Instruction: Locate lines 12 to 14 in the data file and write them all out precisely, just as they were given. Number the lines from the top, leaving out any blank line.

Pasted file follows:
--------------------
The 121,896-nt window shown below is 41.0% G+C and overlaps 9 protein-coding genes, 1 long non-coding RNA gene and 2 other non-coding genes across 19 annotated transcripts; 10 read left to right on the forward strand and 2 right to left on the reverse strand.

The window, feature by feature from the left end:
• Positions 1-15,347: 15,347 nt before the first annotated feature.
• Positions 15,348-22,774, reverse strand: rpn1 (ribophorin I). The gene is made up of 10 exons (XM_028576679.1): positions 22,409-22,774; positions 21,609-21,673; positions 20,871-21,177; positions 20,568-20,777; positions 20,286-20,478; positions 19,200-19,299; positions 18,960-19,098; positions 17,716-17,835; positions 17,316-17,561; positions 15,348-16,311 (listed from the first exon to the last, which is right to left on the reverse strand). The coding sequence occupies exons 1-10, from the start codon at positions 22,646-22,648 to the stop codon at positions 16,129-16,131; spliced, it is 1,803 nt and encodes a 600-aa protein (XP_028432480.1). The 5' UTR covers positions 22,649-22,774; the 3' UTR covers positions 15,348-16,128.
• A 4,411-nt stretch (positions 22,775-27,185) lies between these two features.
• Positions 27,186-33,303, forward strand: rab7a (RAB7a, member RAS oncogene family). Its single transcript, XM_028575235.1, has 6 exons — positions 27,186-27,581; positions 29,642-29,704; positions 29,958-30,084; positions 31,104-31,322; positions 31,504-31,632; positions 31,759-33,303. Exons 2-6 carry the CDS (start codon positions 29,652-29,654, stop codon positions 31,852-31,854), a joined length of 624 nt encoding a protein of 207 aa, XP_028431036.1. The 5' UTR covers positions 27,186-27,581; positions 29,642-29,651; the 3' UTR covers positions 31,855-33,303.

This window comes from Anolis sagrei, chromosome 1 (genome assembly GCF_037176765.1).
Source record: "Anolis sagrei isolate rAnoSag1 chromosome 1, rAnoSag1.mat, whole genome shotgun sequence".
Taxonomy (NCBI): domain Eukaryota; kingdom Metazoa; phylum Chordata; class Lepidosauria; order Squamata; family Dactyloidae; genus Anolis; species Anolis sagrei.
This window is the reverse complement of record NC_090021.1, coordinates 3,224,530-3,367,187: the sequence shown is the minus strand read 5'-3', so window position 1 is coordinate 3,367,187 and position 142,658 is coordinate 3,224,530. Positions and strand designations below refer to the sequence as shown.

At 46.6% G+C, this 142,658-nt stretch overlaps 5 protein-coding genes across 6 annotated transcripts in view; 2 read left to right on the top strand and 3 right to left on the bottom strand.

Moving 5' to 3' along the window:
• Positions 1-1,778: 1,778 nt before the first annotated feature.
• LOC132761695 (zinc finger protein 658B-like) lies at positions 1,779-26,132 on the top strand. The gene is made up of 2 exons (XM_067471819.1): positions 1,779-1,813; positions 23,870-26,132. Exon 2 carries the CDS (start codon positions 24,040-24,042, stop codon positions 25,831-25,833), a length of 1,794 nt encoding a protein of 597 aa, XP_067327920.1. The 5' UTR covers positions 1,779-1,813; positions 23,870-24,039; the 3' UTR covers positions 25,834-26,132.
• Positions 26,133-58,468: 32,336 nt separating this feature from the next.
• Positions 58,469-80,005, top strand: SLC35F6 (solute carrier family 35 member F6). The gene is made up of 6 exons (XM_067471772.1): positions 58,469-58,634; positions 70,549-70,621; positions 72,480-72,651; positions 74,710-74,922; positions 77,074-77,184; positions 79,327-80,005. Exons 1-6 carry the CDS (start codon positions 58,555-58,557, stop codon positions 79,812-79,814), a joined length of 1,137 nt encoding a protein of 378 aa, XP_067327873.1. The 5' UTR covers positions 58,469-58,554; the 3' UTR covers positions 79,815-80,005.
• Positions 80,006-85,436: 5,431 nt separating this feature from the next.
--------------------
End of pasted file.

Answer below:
Moving 5' to 3' along the window:
• Positions 1-1,778: 1,778 nt before the first annotated feature.
• LOC132761695 (zinc finger protein 658B-like) lies at positions 1,779-26,132 on the top strand. The gene is made up of 2 exons (XM_067471819.1): positions 1,779-1,813; positions 23,870-26,132. Exon 2 carries the CDS (start codon positions 24,040-24,042, stop codon positions 25,831-25,833), a length of 1,794 nt encoding a protein of 597 aa, XP_067327920.1. The 5' UTR covers positions 1,779-1,813; positions 23,870-24,039; the 3' UTR covers positions 25,834-26,132.